STUFF Project: Purge 5 things a week

As I began to look at where to start in order to change my relationship with what I own, it didn’t take too much investigating to realize something glaringly obvious:

I have too much STUFF.

From a front closet bursting with bins, to a bedroom which boasts in functionality but lacks in peacefulness, to a storage unit which is filled to the brim (and occasionally overflows when some unsuspecting visitor opens it); impressive organizational skills are able to disguise but not truly address my problem.

The accumulation of material possession happens for two reasons:

  • Too much stuff coming in – This stuff didn’t appear out of thin air, at some point I brought everything into my place, piece by piece. I am responsible for welcoming it into my home. Most items are perishable: some last a week, others last months, and a few items may even last years.
  • Too little stuff moving out – I cannot remember the last time when I had a serious purge. Every so often I will take a bag or two to the Salvation Army, but in recent years this has petered off primarily due to lack of time commitment. I also think that having given up my car in exchange for transit, in addition to a want to reuse/repurpose old objects has likely added to the difficulty of letting go of things I no longer need.

<<< Goal: reduce the amount of things I own by at least 5 items per week. >>>

I will track how many objects I’m bringing into the home (for this challenge, I won’t include quickly perishable items like food) and adjust the number of items I need to let go of by that amount. For example, if I buy 5 new items I will get rid of at least 10. That may be as simple as cleaning out a drawer a week, but hopefully I will slowly start to teach myself: The more you bring in, the more needs to move out. It’s time to start being accountable.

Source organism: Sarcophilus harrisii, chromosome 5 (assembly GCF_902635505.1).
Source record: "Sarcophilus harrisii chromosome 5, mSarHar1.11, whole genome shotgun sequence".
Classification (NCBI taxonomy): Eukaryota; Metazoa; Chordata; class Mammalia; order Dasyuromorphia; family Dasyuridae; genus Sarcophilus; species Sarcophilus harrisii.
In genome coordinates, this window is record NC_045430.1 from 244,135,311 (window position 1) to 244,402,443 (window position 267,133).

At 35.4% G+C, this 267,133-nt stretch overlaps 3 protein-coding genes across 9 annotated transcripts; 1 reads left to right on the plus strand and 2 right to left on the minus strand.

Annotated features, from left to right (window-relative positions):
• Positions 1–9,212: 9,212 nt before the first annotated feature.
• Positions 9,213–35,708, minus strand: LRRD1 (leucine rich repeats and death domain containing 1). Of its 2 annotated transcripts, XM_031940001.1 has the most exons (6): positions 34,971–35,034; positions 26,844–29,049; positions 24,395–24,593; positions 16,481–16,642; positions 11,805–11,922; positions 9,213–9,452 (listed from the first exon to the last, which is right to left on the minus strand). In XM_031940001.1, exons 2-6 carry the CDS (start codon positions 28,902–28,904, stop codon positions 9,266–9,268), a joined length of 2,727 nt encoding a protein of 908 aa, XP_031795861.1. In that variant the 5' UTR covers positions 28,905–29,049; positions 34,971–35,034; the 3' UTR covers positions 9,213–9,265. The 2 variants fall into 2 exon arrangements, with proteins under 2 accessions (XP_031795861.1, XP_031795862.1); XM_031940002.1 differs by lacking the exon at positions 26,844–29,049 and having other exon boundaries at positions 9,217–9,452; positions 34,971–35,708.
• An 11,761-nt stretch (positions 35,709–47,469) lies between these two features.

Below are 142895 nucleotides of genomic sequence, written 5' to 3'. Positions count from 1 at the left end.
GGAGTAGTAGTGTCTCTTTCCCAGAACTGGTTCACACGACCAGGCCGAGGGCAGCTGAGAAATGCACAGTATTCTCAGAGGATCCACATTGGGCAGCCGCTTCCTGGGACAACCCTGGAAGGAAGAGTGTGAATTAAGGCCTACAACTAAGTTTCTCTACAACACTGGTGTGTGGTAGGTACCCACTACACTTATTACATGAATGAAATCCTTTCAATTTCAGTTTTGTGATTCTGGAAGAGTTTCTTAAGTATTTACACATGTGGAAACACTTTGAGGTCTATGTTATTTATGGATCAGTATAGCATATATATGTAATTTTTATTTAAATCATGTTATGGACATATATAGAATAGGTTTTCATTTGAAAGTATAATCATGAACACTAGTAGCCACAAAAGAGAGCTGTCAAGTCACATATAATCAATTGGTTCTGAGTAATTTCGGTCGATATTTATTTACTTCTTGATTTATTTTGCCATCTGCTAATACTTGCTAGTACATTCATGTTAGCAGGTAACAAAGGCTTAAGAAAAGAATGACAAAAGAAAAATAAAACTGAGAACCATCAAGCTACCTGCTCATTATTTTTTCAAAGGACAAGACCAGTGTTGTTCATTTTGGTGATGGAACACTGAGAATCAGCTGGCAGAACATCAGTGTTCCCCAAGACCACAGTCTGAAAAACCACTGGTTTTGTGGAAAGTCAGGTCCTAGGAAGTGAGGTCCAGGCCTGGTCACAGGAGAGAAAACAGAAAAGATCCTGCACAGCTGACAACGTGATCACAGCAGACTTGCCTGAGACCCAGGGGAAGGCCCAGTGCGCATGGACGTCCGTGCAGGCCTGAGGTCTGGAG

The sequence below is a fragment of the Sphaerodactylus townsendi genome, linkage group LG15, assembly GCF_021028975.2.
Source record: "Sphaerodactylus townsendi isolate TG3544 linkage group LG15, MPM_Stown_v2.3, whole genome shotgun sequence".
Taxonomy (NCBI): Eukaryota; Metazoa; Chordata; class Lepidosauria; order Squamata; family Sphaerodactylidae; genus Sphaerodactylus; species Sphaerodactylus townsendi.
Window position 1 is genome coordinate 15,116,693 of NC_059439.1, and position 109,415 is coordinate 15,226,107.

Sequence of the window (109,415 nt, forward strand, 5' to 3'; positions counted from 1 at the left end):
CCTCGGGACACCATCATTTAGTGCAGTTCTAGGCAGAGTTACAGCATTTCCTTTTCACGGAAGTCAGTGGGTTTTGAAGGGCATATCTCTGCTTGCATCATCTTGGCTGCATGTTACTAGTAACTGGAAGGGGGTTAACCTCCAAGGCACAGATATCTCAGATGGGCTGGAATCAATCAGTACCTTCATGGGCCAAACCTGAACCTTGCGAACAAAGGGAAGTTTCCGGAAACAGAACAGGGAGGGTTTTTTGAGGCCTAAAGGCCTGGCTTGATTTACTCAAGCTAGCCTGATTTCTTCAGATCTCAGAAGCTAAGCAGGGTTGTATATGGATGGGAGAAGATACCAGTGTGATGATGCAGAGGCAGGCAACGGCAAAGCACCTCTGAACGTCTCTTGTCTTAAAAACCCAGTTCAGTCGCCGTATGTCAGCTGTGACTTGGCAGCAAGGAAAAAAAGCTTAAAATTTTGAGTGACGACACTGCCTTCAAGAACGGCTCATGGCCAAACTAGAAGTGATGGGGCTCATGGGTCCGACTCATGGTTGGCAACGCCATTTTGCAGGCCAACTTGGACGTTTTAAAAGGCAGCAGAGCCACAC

Have you ever attempted to reduce the amount of stuff you own? What were some of the tactics you used? Would you consider trying to reduce your stuff by 5 items a week with me? Let me know in the comments below!


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42 thoughts on “STUFF Project: Purge 5 things a week

  1. This is such a good idea. I thought I had already reduced my possessions to the minimum, but after reading your post it only took me a minute or so to find five things I can easily manage without. I will give them to Thai Freedom House during my lunch break.

    Liked by 1 person

      1. I’m not sure where to begin. It’s a long story! Started about 26 years ago when I left England and took up residence in Cambodia and came to be influenced by Buddhist values. After a while, minimalism ceases to be a project. It evolves into a way of life, at least that’s my experience. I mostly live in Thailand nowadays, but am sometimes in Boston MA. I like your blog. It’s clearly useful to people, so i hope you continue with it. Thank you.

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      2. I am hopeful that I can move towards the path you are on. Loved how you put ‘minimalism is a way of life’ – it really resonated. Thank you so much for the encouraging words, I appreciate it. Good vibes to you in Thailand.

        Liked by 1 person

  2. I’m joinin you in this “purge” but to make it more of a daily thing, I am committing to purging one item each day until March 31 to see how light I feel in that period of time🗑👙👠👒👛👢👜🌂🕶💼👗👚🎲🎮🗑

    Liked by 3 people

  3. Inspiring to see you letting go of a small stash of stuff much more aesthetic than my stuff! Fortunately mine is mostly paper easier to part with. It is a mountain though: twenty years of documents, 40 bankers boxes, 20 small Coutts book boxes, and ceiling-high shelves of unpackaged items. It feels odd to be set with such a large task that takes away from paid work, studying & social media. I know it will leave me feeling more in control, not appropriating more space than I deserve & better able to move when the time comes. Plus we’ll have room to set up a bed for guests. One de-cluttering book recommended doing it by completing an area in a larger block of time instead of scheduling it as an occasional task.